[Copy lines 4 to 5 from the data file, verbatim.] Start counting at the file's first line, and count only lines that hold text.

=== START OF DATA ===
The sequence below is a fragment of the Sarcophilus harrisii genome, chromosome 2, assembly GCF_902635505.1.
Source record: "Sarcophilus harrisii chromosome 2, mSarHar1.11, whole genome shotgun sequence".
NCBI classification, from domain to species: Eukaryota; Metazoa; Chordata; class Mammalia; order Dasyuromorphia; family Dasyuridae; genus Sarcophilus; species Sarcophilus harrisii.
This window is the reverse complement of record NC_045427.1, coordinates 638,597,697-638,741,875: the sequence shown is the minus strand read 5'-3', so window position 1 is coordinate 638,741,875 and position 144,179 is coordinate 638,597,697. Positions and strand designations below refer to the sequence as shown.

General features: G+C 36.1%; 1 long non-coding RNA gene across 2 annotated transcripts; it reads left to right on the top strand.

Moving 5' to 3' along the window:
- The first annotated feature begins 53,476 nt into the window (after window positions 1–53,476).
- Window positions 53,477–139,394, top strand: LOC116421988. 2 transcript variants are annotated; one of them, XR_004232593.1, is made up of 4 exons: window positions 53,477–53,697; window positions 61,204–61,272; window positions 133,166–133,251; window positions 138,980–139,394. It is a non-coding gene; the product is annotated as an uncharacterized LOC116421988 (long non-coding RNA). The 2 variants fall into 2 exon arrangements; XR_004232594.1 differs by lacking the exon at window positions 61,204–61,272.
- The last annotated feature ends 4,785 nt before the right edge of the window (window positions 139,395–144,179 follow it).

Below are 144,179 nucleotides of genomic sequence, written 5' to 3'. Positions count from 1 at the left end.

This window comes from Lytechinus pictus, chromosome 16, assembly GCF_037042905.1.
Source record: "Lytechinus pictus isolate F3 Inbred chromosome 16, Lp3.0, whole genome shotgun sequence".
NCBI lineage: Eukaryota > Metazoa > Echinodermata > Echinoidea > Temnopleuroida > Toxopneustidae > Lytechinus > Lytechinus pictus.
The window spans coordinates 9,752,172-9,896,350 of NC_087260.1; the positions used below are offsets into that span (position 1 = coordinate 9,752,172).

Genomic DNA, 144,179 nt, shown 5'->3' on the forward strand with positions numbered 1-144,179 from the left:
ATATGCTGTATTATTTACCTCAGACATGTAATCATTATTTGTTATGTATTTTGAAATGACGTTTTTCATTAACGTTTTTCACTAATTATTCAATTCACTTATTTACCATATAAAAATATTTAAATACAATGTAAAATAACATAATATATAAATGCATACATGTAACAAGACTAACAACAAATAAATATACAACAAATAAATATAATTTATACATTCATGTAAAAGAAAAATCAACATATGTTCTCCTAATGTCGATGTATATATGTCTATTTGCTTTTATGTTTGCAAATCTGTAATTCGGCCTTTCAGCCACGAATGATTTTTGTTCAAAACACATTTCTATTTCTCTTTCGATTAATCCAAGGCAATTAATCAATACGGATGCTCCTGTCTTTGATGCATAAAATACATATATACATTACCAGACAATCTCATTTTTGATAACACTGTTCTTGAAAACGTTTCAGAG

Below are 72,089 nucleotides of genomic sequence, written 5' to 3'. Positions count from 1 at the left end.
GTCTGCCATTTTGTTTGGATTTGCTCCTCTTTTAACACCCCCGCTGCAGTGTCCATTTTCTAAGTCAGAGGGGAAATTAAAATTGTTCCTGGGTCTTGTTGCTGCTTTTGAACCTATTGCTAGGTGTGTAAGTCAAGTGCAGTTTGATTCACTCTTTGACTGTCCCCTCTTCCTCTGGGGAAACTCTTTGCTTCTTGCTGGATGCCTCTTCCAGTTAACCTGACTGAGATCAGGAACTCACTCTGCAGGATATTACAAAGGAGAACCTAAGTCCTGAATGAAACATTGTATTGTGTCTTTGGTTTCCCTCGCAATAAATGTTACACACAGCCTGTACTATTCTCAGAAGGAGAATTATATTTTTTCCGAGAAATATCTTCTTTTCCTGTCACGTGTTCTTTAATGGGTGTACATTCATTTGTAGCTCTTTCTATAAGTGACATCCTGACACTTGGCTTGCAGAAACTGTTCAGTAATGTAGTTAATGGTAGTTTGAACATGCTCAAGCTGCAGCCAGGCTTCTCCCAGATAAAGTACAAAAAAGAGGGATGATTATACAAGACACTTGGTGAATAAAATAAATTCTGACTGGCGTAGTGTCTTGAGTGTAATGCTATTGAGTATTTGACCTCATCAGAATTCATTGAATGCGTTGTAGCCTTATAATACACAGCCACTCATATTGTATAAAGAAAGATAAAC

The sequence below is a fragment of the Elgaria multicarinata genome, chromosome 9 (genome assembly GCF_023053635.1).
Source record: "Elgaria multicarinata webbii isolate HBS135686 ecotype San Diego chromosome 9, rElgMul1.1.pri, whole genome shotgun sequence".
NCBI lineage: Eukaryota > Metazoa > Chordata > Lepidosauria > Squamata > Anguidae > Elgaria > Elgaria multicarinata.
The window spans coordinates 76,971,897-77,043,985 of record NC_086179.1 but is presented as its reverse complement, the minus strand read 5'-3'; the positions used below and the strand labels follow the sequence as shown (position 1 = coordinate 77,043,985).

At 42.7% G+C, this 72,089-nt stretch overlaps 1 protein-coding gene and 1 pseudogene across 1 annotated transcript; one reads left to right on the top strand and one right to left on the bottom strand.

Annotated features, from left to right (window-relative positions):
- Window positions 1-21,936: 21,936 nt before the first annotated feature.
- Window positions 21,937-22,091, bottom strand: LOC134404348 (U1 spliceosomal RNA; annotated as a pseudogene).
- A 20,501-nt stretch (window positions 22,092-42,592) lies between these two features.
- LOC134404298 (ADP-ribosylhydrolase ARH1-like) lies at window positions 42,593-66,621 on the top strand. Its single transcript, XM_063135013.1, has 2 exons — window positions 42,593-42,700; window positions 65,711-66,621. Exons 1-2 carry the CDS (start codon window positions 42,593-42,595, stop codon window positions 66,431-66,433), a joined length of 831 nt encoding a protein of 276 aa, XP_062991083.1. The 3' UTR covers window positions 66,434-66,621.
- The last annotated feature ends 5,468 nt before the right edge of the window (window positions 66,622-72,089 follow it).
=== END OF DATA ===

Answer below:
This window is the reverse complement of record NC_045427.1, coordinates 638,597,697-638,741,875: the sequence shown is the minus strand read 5'-3', so window position 1 is coordinate 638,741,875 and position 144,179 is coordinate 638,597,697. Positions and strand designations below refer to the sequence as shown.

General features: G+C 36.1%; 1 long non-coding RNA gene across 2 annotated transcripts; it reads left to right on the top strand.